During this webcast, faculty will:

  • Describe the role of mentor and mentee in a healthcare setting
  • Explain the benefits of serving as a mentor
  • Outline goals for a mentoring relationship using the SSC as a model

The SSC as a Model for Mentoring webcast will be held at 1:00 p.m. Central Time (view additional time zones).

Register online today. If you have any questions, please contact SCCM Customer Service at
+1 847 827-6888.

Previous webcasts and related educational slide presentations are also available on a variety of topics.

Moore

This webcast series is supported by the Gordon and Betty Moore Foundation.

 

More than 700 sites have enrolled for the SCC’s International Multicentre PREvalence Study on Sepsis (IMPRESS). Help us reach our goal of 1000 sites and enroll today! De-identified patient-level data will be collected on patients with severe sepsis or septic shock presenting to a participating intensive care unit (ICU) or emergency department within a 24-hour period, midnight to midnight on November 7, 2013. Data collected as part of routine clinical care, including hospital and ICU characteristics, patient characteristics, severity of illness, adherence to SSC bundle elements, and mortality, will be used for this study.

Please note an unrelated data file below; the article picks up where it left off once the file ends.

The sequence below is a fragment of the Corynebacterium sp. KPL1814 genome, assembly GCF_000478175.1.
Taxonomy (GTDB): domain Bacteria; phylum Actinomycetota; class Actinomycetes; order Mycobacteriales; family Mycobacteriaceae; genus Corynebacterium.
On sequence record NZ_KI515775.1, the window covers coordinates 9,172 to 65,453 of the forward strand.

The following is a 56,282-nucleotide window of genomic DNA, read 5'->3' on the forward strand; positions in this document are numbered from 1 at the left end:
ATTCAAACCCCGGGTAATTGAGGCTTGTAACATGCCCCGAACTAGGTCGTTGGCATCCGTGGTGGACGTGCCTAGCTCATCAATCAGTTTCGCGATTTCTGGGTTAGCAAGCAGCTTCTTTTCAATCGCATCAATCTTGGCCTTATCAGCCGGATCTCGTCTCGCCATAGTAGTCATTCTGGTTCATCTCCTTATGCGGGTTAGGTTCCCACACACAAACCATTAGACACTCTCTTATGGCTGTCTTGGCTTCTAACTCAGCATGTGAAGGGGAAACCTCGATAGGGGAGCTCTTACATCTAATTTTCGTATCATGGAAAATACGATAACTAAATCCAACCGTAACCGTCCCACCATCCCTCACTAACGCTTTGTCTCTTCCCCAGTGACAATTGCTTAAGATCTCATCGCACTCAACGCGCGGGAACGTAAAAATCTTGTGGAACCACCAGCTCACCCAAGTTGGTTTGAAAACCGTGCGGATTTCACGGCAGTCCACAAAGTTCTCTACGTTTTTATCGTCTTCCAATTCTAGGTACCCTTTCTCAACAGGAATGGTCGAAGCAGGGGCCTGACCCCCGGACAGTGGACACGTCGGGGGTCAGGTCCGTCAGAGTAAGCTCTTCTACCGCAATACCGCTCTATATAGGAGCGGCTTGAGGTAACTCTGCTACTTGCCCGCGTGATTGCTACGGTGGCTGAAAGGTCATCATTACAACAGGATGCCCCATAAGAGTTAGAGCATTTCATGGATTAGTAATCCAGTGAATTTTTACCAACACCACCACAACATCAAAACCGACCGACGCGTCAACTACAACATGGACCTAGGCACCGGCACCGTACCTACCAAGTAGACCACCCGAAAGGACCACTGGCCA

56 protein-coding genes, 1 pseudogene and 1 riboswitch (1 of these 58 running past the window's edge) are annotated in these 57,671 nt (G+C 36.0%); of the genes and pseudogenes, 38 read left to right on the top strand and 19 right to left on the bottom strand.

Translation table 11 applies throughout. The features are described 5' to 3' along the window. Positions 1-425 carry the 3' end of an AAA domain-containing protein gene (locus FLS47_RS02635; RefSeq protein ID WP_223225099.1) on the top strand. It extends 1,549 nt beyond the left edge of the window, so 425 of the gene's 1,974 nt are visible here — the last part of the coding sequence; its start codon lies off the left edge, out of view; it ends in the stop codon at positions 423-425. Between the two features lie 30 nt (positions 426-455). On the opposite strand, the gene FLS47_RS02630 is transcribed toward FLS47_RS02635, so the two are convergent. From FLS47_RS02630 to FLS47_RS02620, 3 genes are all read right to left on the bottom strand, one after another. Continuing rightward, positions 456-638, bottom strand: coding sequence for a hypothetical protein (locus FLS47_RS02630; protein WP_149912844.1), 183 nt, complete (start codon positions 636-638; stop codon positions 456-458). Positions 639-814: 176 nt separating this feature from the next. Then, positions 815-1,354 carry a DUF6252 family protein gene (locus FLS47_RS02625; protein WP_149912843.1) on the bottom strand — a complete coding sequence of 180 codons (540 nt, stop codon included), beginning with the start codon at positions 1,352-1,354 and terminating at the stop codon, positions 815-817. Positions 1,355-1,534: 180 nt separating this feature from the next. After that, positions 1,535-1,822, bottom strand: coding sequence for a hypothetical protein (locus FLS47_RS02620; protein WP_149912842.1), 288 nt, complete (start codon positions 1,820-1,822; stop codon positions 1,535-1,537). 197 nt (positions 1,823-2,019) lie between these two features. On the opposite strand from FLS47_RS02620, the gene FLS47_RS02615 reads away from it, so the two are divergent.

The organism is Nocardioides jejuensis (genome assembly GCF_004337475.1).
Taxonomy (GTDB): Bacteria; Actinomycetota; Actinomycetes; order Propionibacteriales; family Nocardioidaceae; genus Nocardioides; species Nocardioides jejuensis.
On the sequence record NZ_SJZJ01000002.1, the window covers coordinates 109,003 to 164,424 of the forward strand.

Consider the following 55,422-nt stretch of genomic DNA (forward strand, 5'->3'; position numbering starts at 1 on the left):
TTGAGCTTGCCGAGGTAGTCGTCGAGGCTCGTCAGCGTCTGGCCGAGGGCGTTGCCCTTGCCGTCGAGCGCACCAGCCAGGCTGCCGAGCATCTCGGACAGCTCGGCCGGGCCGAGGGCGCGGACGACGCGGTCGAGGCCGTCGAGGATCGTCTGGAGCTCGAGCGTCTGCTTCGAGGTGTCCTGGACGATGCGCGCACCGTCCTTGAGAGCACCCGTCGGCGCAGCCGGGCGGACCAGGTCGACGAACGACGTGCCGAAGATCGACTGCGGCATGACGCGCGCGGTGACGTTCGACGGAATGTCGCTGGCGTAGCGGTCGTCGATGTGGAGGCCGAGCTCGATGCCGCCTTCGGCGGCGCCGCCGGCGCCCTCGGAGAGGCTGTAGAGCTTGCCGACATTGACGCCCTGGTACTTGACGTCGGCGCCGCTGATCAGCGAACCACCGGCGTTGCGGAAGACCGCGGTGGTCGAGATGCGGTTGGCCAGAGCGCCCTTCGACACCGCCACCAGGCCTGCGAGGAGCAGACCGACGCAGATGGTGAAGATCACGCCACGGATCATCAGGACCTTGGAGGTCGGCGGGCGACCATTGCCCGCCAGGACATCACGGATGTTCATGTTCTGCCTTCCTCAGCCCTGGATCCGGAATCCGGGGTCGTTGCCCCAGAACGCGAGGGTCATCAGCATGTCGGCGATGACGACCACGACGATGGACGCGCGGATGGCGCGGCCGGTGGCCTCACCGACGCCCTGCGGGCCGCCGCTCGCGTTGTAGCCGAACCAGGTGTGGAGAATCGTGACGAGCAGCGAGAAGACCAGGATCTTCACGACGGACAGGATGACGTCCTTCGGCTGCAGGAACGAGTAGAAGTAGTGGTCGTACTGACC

The SSC listserv has topped 2,100 members. Join and be part of the discussion!

Meet at the Intersection of Technology and Medicine

Experience the City by the Bay at the Society of Critical Care Medicine’s (SCCM) 43rd Critical Care Congress, to be held January 9 to 13, 2014, in San Francisco, California, USA. This five-day event will offer opportunities to connect with colleagues from around the globe and participate in valuable programming, including:

  • Cutting-edge educational sessions
  • Hands-on workshops
  • Compelling plenary sessions
  • Captivating symposia
  • One-of-a-kind multiprofessional networking

When the right people come together in one place, ideas become reality. Join nearly 5,000 critical care clinicians at the 2014 Congress, where creative and inspirational ideas for the critical care field will be developed and shared. Regardless of your profession or role in the critical care team, you will find opportunities to enhance your practice. Register today.